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Ignition of CH4 intensely diluted with CO2 versus hot O2/CO2 with high oxygen concentration in a counterflow jets

Jia, Huiqiao, Zou, Chun, Lu, Lixin, Qian, Xiang, Yao, Hong
Energy 2019 v.177 pp. 412-420
carbon dioxide, emissions, fuel combustion, fuels, methane, oxidants, oxygen, temperature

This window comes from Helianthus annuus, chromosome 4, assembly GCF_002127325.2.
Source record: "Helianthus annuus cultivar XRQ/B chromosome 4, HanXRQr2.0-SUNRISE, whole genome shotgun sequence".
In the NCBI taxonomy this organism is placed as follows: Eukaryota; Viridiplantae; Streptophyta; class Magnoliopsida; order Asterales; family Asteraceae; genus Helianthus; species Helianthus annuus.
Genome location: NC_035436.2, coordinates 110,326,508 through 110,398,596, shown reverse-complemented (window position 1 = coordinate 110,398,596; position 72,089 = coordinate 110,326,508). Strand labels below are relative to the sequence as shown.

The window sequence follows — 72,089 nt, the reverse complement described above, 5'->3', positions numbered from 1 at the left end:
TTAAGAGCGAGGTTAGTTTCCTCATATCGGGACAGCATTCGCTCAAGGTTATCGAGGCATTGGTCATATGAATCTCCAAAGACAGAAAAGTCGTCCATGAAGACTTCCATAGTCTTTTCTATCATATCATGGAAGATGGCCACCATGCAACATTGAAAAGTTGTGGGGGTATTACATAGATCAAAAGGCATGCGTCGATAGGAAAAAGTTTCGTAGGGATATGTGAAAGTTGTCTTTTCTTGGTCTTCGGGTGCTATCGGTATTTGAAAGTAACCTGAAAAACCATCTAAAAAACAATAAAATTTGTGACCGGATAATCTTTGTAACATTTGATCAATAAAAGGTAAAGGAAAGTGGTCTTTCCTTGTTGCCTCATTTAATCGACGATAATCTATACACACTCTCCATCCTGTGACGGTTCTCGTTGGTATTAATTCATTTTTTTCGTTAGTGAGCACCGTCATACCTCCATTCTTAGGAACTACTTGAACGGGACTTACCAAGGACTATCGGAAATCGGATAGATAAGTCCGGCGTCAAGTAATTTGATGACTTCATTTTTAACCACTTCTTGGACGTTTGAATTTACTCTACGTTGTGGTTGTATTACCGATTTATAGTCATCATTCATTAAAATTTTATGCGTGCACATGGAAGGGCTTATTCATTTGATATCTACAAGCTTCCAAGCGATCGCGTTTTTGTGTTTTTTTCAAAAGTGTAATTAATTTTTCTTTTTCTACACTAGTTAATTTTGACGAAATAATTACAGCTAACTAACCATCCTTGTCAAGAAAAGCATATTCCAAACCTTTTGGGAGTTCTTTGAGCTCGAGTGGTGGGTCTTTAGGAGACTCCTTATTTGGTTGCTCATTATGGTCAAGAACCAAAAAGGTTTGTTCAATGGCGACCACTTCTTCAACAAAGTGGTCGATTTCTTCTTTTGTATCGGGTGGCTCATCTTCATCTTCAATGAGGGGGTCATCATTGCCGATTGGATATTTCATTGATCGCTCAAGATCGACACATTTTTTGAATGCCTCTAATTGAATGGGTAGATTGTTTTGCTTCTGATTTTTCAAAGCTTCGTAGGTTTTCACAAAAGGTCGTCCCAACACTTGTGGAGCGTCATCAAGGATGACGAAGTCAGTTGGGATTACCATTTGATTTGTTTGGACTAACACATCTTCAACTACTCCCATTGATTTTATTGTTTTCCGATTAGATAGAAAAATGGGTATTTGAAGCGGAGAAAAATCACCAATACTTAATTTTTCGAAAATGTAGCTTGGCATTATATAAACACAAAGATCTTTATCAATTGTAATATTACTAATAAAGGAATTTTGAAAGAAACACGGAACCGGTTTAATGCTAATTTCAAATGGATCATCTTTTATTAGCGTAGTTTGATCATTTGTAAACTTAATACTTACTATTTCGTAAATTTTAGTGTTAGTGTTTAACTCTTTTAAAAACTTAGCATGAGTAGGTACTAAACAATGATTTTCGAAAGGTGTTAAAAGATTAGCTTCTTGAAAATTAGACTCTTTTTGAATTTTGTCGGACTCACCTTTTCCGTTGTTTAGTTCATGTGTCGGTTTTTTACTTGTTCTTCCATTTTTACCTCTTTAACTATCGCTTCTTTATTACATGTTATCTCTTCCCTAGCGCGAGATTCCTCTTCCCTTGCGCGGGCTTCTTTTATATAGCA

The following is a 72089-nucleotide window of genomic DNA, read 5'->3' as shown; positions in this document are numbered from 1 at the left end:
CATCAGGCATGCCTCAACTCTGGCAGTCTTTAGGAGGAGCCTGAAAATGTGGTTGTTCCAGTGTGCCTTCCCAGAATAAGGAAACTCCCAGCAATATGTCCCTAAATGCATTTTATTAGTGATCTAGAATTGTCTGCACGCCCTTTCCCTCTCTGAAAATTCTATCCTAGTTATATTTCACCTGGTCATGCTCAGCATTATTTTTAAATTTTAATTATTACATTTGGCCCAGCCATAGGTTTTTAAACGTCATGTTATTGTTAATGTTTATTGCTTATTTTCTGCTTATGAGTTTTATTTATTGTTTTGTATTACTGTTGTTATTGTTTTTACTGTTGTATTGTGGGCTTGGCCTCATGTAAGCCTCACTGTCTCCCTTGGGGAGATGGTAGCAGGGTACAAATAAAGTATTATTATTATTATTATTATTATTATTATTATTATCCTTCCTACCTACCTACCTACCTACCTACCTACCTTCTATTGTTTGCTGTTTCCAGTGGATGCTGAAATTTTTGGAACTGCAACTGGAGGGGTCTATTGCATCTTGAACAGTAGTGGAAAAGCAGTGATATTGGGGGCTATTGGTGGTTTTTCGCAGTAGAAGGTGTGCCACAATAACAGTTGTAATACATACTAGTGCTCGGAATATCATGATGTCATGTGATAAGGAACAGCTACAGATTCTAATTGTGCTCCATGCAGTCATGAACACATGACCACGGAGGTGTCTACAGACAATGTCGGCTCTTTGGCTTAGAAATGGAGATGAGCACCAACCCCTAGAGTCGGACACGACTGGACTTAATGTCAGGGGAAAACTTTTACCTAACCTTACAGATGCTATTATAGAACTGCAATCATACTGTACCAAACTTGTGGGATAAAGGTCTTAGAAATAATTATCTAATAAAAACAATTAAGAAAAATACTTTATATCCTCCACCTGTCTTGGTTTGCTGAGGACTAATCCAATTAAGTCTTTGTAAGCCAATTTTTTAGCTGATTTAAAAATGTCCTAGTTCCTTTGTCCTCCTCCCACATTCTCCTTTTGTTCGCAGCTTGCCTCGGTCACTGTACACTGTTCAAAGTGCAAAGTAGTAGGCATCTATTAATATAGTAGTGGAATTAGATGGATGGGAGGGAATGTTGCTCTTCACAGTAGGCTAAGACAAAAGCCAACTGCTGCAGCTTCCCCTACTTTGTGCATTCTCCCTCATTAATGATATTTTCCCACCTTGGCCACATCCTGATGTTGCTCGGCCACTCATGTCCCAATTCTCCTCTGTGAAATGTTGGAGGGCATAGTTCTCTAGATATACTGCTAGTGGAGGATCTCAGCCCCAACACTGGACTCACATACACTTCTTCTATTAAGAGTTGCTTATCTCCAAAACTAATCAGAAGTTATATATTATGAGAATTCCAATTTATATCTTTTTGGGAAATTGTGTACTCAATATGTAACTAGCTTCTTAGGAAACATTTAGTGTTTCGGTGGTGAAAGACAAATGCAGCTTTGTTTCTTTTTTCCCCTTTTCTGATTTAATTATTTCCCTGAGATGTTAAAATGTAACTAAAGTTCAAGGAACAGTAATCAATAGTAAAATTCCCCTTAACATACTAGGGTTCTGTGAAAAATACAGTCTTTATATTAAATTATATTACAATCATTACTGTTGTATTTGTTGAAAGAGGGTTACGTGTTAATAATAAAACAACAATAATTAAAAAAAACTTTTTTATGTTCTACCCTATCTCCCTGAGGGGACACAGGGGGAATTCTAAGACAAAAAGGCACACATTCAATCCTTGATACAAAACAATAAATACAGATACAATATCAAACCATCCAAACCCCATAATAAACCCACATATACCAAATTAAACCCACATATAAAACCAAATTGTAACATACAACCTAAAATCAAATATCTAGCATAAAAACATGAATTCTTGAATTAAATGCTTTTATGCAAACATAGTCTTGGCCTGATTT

Lean combustion has wide range of applications due to very low emissions and very high efficiency. The study of the ignition of the fuel under dilution conditions is crucial for the satisfactory operation and performance of dilution fuel combustion processes. In present study, the ignition temperatures of CH4 diluted with CO2 were measured in a counterflow ignition facility for the mixtures of 9–25% of CH4 in CO2 and 30%, 35%, and 40% oxygen concentration in the O2/CO2 atmospheres, respectively. The experimental results show that for a fixed fuel concentration, the higher the oxygen concentration, the lower the ignition temperature. The differences between ignition temperatures of CH4 for various oxygen concentration cases decrease notably with the decrease of the CH4 concentration, and are not obvious when the fuel is intensively diluted at 9%. A mechanism has been updated based on our previous research work and named as IDIM (Intensive dilution ignition mechanism). The performance of the USC Mech 2.0, Aramco Mech 2.0, FFCM-1 and IDIM has been evaluated. IDIM can predict well the ignition temperatures of three different oxygen concentrations, while FFCM-1 markedly over-predicts the experimental results for all the cases. The effects of the oxidation pathways of CH3, CH3→CH3O, CH3→CO, CH3→CH2O and CH3→CH2(S), on the ignition temperature have been analyzed in detailed. The pathway of CH3→CH3O→CH2O plays an important role on the ignition when the oxygen concentration is high in the oxidant and the fuel is intensely diluted. Weakening the path of CH3→CH3O→CH2O is the main reason for the over-prediction of FFCM-1. Moreover, the effect of the fuel dilution on the ignition temperature is stronger than that of the oxygen concentration at the fuel concentration of 9%, resulting in that the conversion ratios of CH3 to CH3O, CH2O, CH2(S), and CO are almost same for 30% and 40% oxygen concentrations. Therefore, the ignition temperature is almost insensitive of the oxygen concentration within the range of our experiment.